This series, brought to you by Yahoo! Finance, looks at which upgrades and downgrades make sense and which ones investors should act on. Today, we'll be looking into why one analyst, UBS, has initiated coverage on two brand-name consumer goods stocks -- Clorox (NYSE:CLX) and Energizer Holdings (NYSE:ENR) -- with sell ratings. Then, on a "lighter" note, we'll examine SunEdison (NYSE:SUNE), a solar power stock that's been receiving a whole lot of upgrades on Wall Street lately.
But first, the bad news.
Clorox can't get the red out
Markets are soaring Tuesday in a sharp rebound from Monday's sell-off. One stock that's more or less sitting out the rally, though, is Clorox. Up just a fraction of 1%, the stock appears to be held back by a new announcement out of Swiss banker UBS that it's initiating coverage of Clorox shares with a sell recommendation. Why?
According to UBS, Clorox has limited prospects for organic growth that will keep its revenues in check. Meanwhile, higher prices for the inputs for its products could squeeze profit margins, potentially shrinking its bottom line. This all adds up, in UBS' mind, to little reason to buy the stock and plenty of reason to sell.
Priced in excess of 20 times trailing earnings, and with weak free cash flow that backs up only about 89% of reported earnings, Clorox is pegged for only about 7.5% annualized earnings growth over the next five years. That's not enough to support the stock's 20-times earnings multiple -- and certainly not its 22 times multiple to free cash flow. While the stock's 3.3% dividend yield offers some downside protection (the dividend yield will swell as the stock price declines), Clorox is pretty clearly overpriced already. Chances for further growth in the share price look poor.
Will Energizer run out of juice?
UBS has similar concerns about Energizer Holdings, and thanks partly to the banker's decision to rate the stock a sell, Energizer shares are declining as the rest of the market rises. But in this case, I think UBS' worries are misplaced.
Priced at just 15.5 times earnings, Energizer shares are significantly cheaper than Clorox's. Meanwhile, the stock's projected growth rate of 6.3% annualized is not that much worse than Clorox's. The key here is that with strong free cash flow of $634 million, Energizer is about 65% more profitable than its $385 million "GAAP income" number makes it appear.
At a price-to-free cash flow ratio of just 9.4, growing at 6.3% and paying its shareholders a 2.1% dividend yield, I don't consider Energizer any great "bargain" of a stock. But it's not as clearly overpriced as Clorox is.
My one real concern about Energizer is that with $1.5 billion in net debt, the company's a bit more heavily leveraged than I'd like to see. Given that its chief rival is Duracell, owned by the much better capitalized giant Procter & Gamble, Energizer really needs to be running a leaner ship if it hopes to compete effectively. The good news is that with so much free cash flow at its disposal, the decision to pay down debt and "get lean" is one Energizer can probably make at will.
Will SunEdison also rise?
And finally, we turn to the stock that Wall Street likes today -- and likes a lot. Over the past two weeks, solar power company SunEdison has reported a strong earnings beat and been rewarded with upgrades by price target hikes at Needham & Co and Goldman Sachs, plus upgrades at FBR Capital, and now, this morning, at Morgan Stanley as well.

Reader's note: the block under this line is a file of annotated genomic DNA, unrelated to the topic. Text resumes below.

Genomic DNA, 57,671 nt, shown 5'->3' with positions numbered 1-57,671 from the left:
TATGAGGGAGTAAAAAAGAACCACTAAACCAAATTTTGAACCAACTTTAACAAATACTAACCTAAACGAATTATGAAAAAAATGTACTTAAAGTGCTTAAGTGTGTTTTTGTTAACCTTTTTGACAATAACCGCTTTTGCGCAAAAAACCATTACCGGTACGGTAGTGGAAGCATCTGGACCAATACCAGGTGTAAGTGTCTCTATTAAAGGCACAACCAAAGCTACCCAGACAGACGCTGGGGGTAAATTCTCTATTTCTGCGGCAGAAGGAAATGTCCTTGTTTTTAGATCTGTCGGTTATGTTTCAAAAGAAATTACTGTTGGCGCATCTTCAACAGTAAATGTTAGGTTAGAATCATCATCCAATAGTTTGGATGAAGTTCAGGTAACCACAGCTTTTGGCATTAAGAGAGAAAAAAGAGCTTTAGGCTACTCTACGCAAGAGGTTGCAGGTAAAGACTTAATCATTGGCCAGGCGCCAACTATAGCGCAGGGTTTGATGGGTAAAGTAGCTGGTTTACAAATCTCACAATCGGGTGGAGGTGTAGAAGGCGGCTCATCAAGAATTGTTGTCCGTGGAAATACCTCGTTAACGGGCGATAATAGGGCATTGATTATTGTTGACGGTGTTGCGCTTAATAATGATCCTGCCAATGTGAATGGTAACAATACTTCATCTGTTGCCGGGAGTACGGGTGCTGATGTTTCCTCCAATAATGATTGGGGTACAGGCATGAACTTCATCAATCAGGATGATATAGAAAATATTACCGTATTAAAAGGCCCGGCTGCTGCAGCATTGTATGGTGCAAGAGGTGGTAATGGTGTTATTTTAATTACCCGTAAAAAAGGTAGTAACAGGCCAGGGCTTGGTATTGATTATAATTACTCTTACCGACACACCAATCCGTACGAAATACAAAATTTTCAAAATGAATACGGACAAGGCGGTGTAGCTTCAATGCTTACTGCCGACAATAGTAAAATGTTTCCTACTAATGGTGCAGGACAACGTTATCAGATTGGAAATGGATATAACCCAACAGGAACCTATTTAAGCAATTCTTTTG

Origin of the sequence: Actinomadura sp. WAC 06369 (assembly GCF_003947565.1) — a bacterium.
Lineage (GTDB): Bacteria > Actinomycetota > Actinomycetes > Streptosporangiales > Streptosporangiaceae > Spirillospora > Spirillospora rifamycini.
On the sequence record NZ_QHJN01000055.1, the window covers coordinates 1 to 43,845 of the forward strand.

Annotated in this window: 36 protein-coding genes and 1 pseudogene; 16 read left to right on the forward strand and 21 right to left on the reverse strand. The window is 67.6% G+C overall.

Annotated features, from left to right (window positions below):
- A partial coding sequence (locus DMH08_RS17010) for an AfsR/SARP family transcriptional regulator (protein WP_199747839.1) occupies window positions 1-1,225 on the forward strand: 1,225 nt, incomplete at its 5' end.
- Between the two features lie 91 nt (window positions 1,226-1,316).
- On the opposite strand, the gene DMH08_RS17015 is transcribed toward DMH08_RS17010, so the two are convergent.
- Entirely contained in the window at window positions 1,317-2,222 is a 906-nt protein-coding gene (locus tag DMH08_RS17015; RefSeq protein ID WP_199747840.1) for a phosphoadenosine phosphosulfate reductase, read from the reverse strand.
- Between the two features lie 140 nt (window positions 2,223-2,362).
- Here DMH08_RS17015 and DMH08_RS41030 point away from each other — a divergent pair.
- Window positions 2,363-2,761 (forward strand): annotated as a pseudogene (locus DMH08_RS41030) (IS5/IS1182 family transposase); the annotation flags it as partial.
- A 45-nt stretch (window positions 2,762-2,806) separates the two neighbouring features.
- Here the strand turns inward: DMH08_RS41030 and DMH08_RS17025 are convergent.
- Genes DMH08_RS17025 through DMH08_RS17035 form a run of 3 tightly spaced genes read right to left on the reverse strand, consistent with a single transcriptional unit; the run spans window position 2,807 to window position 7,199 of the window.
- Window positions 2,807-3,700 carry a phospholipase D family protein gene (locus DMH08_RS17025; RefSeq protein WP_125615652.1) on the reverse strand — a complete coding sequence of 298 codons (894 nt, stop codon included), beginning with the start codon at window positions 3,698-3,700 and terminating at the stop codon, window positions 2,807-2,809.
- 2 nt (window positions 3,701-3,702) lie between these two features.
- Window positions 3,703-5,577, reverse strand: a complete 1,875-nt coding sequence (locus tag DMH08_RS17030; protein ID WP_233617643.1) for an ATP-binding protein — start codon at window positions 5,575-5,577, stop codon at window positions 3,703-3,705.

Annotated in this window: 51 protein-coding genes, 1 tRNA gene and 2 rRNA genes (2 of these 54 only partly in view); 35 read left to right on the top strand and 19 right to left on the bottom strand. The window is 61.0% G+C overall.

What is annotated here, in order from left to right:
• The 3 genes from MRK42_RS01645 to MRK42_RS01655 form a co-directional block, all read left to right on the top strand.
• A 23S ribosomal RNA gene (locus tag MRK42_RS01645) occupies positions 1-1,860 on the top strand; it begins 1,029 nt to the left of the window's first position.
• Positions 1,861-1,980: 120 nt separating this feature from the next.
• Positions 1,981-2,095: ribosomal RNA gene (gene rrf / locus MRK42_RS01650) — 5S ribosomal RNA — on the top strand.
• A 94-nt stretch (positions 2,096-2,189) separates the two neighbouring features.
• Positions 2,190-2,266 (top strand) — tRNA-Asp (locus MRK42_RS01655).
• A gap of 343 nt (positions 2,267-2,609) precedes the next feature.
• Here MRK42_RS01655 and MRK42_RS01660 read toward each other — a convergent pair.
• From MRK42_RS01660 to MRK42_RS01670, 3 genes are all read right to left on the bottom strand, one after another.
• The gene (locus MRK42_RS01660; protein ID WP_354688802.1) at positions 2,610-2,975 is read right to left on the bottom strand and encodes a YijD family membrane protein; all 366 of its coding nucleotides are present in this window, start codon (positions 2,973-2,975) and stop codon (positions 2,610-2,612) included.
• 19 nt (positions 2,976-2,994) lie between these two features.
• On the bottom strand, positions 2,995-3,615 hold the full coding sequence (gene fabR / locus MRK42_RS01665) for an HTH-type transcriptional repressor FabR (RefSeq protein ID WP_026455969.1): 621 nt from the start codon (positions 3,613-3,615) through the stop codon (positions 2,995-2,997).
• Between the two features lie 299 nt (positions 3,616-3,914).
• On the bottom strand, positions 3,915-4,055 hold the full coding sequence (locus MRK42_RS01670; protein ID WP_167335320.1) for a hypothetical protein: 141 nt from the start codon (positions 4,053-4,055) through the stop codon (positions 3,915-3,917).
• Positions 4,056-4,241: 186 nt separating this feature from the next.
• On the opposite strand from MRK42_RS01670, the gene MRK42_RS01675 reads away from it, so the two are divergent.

Once primarily a maker of silicon wafers for other solar power firms farther downstream, SunEdison has reinvented itself as a builder and manager of solar power plant projects -- a business that now provides more than half of its revenues. Morgan Stanley believes that this "commercial-scale market" for solar power is growing and offers an opportunity for SunEdison shareholders to grow with it. Accordingly, the analyst rates SunEdison stock overweight.
This analysis accords with recent comments from Goldman that revenue growth is "accelerating" at SunEdison, and with Needham's prediction that "SUNE is able to scale its business and monetize projects developed through multiple means, including direct sale, yieldco, securitization, and other forms of financing."
But I disagree.
Notably, while both Needham and Goldman were singing the praises of SunEdison's long-term prospects, they lowered their near-term estimates for SunEdison's profits. Personally, though, I tend to put more weight on actual results than on promises to achieve actual results in the future -- and at SunEdison, actual profits have been hard to come by. The company hasn't booked a GAAP profit since 2010, and has been burning increasing amounts of cash as it tries to build a utility-scale business. Last year, operating cash flow ran negative to the tune of more than $720 million. Combined with the company's near-$600 million in cash outlays for capital improvements, free cash flow exceeded $1.3 billion. Meanwhile, SunEdison itself already owes its creditors about $3 billion more net of cash on hand.
Granted, these kinds of numbers are typical all across the cash-burning solar power industry. But that still doesn't make these numbers "good." And it's still not a good reason to buy SunEdison.
Rich Smith has no position in any stocks mentioned. The Motley Fool recommends Goldman Sachs and Procter & Gamble.